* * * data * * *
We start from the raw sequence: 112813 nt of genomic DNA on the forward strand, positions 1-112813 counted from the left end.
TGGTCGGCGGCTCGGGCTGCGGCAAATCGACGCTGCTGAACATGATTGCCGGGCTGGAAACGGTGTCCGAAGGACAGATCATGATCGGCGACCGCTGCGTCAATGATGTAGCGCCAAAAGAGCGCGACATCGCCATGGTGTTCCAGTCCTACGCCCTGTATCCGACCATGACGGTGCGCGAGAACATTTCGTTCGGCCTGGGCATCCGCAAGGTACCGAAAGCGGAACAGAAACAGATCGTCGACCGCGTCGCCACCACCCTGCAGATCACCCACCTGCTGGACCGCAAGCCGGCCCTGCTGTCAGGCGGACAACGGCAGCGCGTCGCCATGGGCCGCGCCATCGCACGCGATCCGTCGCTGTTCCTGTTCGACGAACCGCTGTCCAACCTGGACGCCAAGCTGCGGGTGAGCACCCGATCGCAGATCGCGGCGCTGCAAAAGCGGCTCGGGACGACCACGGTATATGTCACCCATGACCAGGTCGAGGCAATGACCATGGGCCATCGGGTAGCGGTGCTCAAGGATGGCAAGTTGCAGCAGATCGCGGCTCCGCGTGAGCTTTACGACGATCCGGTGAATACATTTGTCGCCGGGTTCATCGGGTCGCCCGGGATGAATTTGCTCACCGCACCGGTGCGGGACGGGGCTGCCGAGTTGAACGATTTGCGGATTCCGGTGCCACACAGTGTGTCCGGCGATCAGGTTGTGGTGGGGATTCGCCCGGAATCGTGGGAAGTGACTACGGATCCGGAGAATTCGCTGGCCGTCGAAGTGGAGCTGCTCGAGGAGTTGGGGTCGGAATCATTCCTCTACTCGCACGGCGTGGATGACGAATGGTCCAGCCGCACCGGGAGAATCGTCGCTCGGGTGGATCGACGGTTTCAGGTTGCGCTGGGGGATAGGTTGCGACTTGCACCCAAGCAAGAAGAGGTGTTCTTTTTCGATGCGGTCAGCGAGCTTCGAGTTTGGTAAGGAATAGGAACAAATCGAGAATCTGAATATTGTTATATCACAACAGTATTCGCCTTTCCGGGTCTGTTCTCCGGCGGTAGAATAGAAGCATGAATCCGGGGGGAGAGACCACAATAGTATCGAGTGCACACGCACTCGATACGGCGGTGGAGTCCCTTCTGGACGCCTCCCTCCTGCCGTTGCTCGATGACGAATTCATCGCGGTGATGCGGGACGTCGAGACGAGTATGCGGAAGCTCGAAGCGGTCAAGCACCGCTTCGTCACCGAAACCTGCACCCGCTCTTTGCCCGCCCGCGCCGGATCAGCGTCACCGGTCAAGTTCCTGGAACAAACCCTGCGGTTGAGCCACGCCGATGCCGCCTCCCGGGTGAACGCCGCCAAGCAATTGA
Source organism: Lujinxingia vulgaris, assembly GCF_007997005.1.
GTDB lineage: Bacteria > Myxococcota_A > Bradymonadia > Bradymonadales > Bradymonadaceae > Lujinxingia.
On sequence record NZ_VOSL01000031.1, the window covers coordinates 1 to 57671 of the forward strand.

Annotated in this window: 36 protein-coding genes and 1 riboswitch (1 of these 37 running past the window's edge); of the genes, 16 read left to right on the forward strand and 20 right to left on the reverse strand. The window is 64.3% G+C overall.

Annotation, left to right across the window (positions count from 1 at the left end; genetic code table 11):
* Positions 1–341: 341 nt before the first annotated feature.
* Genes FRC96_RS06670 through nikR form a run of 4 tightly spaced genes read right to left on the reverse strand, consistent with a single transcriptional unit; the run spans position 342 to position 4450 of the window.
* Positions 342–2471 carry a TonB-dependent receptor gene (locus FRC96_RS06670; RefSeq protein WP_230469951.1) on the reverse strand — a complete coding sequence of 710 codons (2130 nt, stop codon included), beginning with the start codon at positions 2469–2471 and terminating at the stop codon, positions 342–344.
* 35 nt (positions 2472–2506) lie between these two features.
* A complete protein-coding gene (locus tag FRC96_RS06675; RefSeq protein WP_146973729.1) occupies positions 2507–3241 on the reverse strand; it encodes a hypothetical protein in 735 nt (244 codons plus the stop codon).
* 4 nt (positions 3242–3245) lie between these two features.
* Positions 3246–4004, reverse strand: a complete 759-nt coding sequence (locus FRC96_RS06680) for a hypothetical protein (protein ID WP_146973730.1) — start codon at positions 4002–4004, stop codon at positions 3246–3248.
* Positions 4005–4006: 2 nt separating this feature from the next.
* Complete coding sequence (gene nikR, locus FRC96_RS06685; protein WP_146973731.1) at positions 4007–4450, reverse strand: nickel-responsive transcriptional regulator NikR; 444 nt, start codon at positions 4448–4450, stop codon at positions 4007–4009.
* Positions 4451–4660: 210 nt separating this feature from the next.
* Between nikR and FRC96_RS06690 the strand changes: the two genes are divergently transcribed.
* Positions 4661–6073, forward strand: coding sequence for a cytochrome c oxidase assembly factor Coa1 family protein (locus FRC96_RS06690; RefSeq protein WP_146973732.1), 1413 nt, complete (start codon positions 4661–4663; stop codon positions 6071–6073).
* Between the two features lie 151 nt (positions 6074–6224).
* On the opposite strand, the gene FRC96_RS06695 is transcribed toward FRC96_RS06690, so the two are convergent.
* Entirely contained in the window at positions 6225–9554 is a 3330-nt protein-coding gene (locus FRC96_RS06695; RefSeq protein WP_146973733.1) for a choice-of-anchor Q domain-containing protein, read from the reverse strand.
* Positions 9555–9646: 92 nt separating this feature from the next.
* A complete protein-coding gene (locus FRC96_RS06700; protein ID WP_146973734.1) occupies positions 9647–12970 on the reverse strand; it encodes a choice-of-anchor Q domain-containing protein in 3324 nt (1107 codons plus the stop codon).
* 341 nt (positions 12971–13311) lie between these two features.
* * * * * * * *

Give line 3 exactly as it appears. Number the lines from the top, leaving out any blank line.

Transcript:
Source organism: Lujinxingia vulgaris, assembly GCF_007997005.1.